New study on human-clam relationships informs modern marine resource management

October 15, 2019 , Simon Fraser University
Researchers in SW British Columbia, Canada excavate ancient shells from the beach of a "clam garden”—a constructed rock-face terrace—where Indigenous People cultivated clams. The clam garden fronts a 9,000 year old village that was supported in part by these cultivated clams. Credit: Mark Wunsch

A new study on the long-term relationship between humans and clams in B.C."s Salish Sea is helping to inform modern marine resource management.

Researchers from Simon Fraser University and the Hakai Institute have found that since European contact, the combination of beach siltation from industrial logging and the cessation of ancient Indigenous management practices has resulted in small, slow-growing clams similar to those from early post-glacial times.

Yet more than 3,500 years ago, —intertidal rock-walled terraces built by Indigenous communities—boosted clam production.

Researchers say these findings have significant implications for how we manage clam populations today.

The study, published in the Proceedings of the National Academy of Sciences (PNAS), is co-authored by SFU archaeologists Ginevra Toniello and Dana Lepofsky, SFU biologists Gavia Lertzman-Lepofsky and Anne Salomon, and biologist Kirsten Rowell from the University of Colorado.

The study is one of many initiatives of the "Clam Garden Network," a collective of researchers who are interested in the cultural and ecological importance of clams.

"Establishing deeper-time baselines will help researchers to fully appreciate dynamic natural processes and the intricate ways in which humans interact with their landscape over the long term," says Toniello.

Excavating in the three-hour window in which clam gardens are expose above the high tide. The researchers retrieved clam samples that allowed them to reconstruct 11,500 years of human-clam relationships in the Salish Sea, British Columbia. Credit: Simon Fraser University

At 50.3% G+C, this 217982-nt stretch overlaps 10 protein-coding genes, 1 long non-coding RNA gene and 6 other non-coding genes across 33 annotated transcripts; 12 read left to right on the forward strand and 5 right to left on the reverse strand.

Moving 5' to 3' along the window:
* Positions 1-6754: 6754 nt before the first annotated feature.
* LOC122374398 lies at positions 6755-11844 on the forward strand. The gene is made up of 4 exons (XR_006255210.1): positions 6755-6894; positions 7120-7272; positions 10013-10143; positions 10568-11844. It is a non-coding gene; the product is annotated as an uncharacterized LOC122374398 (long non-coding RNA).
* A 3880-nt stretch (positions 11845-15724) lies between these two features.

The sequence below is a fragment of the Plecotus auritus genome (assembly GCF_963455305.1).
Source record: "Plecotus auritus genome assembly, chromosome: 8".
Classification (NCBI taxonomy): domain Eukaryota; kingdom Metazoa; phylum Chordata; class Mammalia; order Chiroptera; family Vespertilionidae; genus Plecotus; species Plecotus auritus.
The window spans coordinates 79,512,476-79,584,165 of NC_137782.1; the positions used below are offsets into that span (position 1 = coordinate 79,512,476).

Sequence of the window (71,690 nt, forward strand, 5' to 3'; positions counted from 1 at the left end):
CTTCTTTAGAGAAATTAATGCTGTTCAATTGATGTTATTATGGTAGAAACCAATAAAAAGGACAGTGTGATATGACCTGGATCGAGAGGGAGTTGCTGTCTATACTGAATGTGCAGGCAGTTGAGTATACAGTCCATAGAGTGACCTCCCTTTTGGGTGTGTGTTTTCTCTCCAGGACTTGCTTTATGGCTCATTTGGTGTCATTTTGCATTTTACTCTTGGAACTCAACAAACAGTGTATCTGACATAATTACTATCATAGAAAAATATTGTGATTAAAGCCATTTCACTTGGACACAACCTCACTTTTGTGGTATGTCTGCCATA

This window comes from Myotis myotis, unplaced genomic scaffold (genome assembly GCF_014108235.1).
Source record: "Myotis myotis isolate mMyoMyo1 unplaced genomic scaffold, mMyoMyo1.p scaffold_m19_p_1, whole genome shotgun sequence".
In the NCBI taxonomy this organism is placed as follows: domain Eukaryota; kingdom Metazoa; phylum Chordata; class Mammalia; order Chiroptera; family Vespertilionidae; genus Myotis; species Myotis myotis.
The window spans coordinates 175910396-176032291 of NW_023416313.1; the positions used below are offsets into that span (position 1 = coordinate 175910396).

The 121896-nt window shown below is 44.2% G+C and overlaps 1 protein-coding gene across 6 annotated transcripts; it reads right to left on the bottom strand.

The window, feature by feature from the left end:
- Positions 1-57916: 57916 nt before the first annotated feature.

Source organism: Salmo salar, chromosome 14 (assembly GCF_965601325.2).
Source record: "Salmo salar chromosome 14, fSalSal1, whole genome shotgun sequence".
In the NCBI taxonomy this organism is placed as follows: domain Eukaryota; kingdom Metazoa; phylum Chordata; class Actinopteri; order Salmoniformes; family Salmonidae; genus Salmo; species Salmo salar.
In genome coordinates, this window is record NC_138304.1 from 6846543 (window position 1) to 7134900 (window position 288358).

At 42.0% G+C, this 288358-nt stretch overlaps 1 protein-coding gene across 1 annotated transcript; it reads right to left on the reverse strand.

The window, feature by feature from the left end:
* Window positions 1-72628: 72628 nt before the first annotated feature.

By measuring in butter clams recovered from ancient beaches and , the researchers examined how clam growth and size has changed over the last 11,500 years in response to changing environmental and cultural conditions.

These measurements show that butter clams were small and grew slowly after the Pleistocene when beaches were just forming, but increased in size and growth as conditions improved through the early Holocene.

By 5,000 years ago, Indigenous peoples were taking full advantage of the healthy and abundant clam population, and clams became a dietary staple as human populations grew.

Beginning 3,500 years ago, these communities maintained heavy clam harvests by cultivating clams in clam gardens. Clam garden cultivation re-created favorable growing conditions on par with the best natural conditions in the Holocene, allowing people to sustainably feed large numbers of people for thousands of years.

Understanding the long-term record of human-clam relationships, including traditional management practices, could "boost yields today, particularly in the face of the increased ocean climate extremes that are already at our doorstep," says Salomon.

Lepofsky adds that studies of this kind, "help to counteract the erasure of the age-old connections of Indigenous peoples to their lands and seas."

More information: Ginevra Toniello et al. 11,500 y of human–clam relationships provide long-term context for intertidal management in the Salish Sea, British Columbia, Proceedings of the National Academy of Sciences (2019). DOI: 10.1073/pnas.1905921116

Provided by Simon Fraser University